Subject: Re: [boost] [optional] operator<(optional<T>, T) -- is it wrong?
From: Gottlob Frege (gottlobfrege_at_[hidden])
Date: 2014-12-01 13:45:00
On Sun, Nov 30, 2014 at 6:20 PM, Gavin Lambert <gavinl_at_[hidden]> wrote:
> On 29/11/2014 08:01, Gottlob Frege wrote:
>> There are still reasons to use std::map over unordered_map. Lack of a
>> cryptographically safe hash is one of them. There are others (that
>> I've forgotten, but I've asked the same question to committee members
>> before, and there were a few reasons that sounded valid to me.)
> Why should the lack of a cryptographically safe hash matter when you are not
> doing cryptography?
> It doesn't really matter what hash is used in internal data structures.
> (Although obviously there are desirable properties such as having uniform
> spread to minimise bucket collisions and improve lookup speed.)
Denial of Service attack - I carefully force the input data such that
the hashes collide and you get worse-case hash-table performance.
This is a real attack. Python and a few other languages have already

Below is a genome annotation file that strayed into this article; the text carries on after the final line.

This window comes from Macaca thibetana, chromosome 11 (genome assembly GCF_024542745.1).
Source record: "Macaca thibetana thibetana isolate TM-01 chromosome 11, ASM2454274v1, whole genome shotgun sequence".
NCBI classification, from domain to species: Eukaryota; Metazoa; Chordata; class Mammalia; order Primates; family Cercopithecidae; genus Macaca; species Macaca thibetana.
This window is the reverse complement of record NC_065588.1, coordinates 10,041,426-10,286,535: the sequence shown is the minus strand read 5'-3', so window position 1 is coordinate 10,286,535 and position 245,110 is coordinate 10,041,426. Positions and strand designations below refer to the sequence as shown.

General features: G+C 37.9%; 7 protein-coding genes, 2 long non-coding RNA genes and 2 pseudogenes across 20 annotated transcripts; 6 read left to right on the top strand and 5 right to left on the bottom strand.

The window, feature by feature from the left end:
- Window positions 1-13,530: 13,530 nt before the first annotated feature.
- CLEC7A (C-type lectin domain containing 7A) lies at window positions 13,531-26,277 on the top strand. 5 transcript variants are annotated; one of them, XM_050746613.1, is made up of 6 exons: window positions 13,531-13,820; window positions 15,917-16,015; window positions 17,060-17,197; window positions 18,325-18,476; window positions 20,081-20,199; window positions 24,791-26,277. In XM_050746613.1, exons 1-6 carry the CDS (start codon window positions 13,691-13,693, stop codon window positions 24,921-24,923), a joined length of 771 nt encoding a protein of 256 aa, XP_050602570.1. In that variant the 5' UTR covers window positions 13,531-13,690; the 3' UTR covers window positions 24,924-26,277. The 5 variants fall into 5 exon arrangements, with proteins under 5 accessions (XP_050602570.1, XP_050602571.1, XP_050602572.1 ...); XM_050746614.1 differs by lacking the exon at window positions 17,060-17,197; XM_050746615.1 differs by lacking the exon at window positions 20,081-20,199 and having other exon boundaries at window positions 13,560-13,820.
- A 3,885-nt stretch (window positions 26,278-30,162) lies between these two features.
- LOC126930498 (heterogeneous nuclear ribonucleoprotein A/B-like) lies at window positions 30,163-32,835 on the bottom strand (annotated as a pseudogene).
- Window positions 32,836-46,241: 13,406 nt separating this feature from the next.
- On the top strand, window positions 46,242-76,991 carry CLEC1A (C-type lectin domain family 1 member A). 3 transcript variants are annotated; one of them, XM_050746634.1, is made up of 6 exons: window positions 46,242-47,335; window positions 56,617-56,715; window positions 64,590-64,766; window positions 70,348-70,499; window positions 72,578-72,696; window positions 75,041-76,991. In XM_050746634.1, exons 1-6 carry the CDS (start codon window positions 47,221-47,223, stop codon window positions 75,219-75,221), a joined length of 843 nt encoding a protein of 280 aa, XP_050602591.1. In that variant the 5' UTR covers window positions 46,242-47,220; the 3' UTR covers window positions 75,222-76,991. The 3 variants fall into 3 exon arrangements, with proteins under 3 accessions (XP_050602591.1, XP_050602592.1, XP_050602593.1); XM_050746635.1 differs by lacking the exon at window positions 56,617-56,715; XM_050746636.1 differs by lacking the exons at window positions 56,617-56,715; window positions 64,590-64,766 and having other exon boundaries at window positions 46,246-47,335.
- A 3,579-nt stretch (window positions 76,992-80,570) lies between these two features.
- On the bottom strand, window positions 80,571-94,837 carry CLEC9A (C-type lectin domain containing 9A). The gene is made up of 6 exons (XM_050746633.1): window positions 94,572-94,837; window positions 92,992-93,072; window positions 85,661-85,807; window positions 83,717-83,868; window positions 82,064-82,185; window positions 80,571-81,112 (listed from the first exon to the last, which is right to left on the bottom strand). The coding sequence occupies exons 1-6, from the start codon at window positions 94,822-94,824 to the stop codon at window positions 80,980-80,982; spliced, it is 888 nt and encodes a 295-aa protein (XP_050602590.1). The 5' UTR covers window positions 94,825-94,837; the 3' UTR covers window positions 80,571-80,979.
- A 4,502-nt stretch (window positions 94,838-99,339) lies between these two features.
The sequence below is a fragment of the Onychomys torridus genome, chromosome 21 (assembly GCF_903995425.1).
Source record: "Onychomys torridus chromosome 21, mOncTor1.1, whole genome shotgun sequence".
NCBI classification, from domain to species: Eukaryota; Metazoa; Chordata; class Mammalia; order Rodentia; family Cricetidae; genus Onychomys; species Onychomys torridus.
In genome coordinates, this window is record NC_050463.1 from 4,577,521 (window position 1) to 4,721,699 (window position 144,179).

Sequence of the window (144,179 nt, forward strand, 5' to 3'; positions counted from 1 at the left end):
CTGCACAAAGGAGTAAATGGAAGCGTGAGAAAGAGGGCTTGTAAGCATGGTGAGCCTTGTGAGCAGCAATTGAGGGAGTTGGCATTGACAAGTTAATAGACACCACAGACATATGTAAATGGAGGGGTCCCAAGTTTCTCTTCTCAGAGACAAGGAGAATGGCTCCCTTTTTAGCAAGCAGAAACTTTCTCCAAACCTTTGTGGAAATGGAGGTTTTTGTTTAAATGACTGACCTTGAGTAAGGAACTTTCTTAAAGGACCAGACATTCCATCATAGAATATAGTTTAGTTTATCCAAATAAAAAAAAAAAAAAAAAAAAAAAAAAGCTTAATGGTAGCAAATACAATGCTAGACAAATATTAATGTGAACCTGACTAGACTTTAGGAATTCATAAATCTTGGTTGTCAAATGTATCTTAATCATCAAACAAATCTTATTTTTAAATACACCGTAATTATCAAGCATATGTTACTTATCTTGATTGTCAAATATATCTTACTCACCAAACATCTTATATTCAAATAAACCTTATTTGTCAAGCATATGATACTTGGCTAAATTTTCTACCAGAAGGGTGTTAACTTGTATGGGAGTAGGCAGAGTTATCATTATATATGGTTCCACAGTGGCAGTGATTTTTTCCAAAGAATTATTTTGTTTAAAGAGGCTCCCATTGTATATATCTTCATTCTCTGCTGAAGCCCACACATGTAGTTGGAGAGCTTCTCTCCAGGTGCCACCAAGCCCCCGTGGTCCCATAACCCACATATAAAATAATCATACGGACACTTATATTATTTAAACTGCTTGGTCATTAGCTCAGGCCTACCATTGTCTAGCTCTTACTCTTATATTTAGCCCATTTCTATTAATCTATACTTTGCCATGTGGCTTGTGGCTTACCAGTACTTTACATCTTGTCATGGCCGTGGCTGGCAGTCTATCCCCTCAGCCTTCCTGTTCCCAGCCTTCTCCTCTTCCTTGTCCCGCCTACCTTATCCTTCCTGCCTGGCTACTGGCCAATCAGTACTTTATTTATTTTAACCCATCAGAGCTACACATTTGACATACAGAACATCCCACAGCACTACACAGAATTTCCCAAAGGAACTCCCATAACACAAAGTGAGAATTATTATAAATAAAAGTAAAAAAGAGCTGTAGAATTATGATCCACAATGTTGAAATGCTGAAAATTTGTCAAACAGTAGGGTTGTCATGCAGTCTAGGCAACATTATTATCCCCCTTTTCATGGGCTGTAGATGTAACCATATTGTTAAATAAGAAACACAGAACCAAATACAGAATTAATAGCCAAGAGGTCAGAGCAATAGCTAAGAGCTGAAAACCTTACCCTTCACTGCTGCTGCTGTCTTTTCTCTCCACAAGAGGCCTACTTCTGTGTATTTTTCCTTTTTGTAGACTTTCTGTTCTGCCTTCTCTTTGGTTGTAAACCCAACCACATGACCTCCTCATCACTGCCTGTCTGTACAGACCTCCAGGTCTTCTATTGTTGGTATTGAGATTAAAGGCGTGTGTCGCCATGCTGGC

fixed their hashes, we have not.
So that still doesn't apply to every app, but it applies to more than
you might expect.
> In fact in most cases the best hash is the fastest one, not the most secure
>> Basically, people still want complex (for example) as a key in
>> std::map. Maybe that is becoming rare enough that they can just pass
>> in an explicit comparison when needed, but not always easy in generic
>> code (more on that below).
> I still question whether these people *really* want this, or whether it's
> just because unordered_map is new and scary (or longer to type). Obviously I
> suspect the latter.
As I said,the hash was only one reason. There were others, IIRC. I
do agree that unordered_map will become more popular in the future, so
that the issue is lessened. (Also, map should have been called
ordered_map, and unordered_map called 'map'...)
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